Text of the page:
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Memorial University - Electronic Theses and Dissertations 2
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Document Description
TitleThe floral biology of Platanthera dilatata (Pursh) Lindl. (Orchidaceae)
AuthorBoland, J. Todd (Jeffrey Todd), 1965-
DescriptionThesis (M.Sc.)--Memorial University of Newfoundland, 1993. Biology
Paginationx, 101 leaves : ill.
SubjectPlatanthera; Orchids--Newfoundland and Labrador--Flowering; Pollination by insects--Newfoundland and Labrador
Degree GrantorMemorial University of Newfoundland. Dept. of Biology
Spatial CoverageCanada--Newfoundland and Labrador
NotesBibliography: leaves 92-101.
AbstractThe floral ecology of Platanthera dilatata (Pursh) Lindl. in St. Phillip's, Newfoundland, was investigated during the 1990-1992 flowering seasons. For comparison, two additional populations from eastern Newfoundland and a population from southwestern Alberta were also examined. Pollinators were restricted to the nocturnal Noctuidae and diurnal Hesperiidae. While pollinators were rarely observed, pollination exclusion experiments indicated that insect vectors are required for capsule set. Percentage capsule set for the St. Phillip's site was similar in all three seasons (range = 47.7-56.0%). Two populations from eastern Newfoundland showed similar capsule set values while the population in southwestern Alberta had significantly higher capsule set (66.8%). Capsule set was determined to be pollinator-limited. Microhabitats had no effect on capsule set. P. dilatata has a number of physical characteristics which increased its opportunity for pollination. These include an extended blooming period, sequentially-produced flowers which are long-lived, long receptivity-time for flowers and continual odour production. The adaptations are particularly advantageous during periods of unfavourable weather and low pollinator activity. Additionally, it was observed that some populations can have seed production dramatically reduced due to insect damage and fungal infection.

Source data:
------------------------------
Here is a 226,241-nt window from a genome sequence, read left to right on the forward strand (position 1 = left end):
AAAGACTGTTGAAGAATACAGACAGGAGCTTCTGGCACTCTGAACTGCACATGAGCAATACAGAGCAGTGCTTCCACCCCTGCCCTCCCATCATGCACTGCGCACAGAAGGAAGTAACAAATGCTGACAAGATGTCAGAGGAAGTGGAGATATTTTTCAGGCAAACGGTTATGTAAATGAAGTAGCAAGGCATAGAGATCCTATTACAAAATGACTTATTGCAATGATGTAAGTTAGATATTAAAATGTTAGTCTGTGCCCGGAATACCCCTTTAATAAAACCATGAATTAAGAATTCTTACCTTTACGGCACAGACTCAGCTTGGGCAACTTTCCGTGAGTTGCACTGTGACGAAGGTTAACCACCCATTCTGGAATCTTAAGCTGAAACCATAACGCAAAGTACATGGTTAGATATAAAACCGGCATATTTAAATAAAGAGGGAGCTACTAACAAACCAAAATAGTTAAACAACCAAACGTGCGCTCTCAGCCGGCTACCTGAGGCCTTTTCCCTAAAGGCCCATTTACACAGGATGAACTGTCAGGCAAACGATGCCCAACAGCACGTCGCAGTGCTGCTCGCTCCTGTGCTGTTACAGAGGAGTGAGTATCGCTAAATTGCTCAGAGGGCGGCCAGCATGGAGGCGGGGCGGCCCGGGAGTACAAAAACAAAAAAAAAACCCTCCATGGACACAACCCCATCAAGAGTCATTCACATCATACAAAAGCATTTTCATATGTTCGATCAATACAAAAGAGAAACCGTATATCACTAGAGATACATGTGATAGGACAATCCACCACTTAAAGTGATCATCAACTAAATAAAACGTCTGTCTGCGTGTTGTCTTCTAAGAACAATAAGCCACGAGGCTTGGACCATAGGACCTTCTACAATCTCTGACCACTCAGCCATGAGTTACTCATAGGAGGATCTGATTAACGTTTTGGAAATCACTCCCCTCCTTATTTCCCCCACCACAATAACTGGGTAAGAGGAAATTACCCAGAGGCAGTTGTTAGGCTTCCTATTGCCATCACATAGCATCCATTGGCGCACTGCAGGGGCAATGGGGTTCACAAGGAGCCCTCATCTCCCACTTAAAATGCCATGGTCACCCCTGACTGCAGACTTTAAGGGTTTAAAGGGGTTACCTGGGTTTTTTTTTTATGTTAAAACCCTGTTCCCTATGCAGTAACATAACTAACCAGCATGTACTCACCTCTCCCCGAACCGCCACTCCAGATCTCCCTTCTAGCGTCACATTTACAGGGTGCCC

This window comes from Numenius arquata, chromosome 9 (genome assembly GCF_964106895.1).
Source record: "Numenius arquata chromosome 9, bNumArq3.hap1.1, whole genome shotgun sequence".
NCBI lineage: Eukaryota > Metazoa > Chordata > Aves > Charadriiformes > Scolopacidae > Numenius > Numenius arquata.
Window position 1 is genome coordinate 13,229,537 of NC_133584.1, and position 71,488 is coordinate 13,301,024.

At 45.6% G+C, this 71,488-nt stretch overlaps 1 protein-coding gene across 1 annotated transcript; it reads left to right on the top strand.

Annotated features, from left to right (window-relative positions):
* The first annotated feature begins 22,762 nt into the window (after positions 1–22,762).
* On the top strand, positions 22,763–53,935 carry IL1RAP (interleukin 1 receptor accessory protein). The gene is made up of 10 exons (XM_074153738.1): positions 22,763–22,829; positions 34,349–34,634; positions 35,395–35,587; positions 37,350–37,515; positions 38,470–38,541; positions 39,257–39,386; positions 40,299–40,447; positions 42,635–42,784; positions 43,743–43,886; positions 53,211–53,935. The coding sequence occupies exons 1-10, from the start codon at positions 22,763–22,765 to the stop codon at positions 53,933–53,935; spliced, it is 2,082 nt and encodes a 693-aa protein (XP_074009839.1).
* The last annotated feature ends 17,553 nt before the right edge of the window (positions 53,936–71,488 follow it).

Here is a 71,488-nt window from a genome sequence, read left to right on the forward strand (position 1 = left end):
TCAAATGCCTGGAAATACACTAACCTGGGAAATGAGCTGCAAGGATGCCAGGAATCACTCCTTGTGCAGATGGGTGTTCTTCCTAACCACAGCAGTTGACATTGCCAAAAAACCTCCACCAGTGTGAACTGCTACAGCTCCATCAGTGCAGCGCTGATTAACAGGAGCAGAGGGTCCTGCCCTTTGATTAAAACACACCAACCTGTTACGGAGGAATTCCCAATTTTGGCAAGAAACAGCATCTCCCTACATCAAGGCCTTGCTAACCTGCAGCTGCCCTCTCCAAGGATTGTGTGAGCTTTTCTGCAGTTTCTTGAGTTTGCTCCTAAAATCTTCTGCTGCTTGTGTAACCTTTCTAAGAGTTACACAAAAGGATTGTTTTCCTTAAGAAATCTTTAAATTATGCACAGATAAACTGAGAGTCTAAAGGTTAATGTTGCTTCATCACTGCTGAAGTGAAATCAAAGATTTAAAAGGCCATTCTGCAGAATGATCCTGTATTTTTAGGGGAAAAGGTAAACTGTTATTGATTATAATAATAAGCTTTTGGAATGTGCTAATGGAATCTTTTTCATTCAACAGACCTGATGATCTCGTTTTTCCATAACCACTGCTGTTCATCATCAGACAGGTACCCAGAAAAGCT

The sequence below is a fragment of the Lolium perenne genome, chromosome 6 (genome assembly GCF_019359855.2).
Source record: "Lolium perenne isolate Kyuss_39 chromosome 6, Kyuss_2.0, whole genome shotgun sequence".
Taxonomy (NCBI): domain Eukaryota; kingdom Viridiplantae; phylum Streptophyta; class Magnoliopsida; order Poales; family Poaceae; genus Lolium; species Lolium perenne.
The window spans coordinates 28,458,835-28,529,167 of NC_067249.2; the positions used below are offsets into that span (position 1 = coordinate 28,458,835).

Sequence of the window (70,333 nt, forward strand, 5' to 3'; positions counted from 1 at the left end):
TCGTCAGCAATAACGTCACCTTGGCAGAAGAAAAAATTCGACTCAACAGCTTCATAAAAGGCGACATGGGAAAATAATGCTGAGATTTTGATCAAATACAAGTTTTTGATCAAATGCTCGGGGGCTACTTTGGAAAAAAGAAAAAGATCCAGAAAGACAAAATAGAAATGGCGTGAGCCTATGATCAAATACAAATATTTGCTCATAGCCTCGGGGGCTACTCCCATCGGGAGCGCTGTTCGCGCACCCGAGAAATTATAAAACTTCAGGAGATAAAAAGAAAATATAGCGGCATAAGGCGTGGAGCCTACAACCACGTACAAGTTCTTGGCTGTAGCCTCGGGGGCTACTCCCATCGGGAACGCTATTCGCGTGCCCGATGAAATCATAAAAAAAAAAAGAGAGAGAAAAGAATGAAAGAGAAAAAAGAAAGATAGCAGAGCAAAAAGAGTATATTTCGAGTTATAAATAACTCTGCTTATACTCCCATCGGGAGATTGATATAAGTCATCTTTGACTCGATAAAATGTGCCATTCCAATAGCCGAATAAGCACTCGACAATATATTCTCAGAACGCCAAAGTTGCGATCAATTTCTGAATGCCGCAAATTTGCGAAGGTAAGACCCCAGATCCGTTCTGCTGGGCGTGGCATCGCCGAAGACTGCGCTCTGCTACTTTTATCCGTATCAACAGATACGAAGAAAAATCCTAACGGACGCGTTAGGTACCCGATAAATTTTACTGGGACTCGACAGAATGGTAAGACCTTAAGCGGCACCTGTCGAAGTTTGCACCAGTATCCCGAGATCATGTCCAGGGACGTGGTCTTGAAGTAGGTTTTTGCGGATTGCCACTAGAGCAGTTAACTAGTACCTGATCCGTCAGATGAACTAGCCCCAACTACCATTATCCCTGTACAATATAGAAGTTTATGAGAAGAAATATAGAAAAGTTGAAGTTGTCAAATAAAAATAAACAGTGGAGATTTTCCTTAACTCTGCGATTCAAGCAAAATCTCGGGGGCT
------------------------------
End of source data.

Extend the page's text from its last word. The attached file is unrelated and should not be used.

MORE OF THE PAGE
Resource TypeElectronic thesis or dissertation
FormatImage/jpeg; Application/pdf
SourcePaper copy kept in the Centre for Newfoundland Studies, Memorial University Libraries
Local Identifier76185083
RightsThe author retains copyright ownership and moral rights in this thesis. Neither the thesis nor substantial extracts from it may be printed or otherwise reproduced without the author's permission.
CollectionElectronic Theses and Dissertations
Scanning StatusCompleted
PDF File(10.45 MB) --
CONTENTdm file name210807.cpd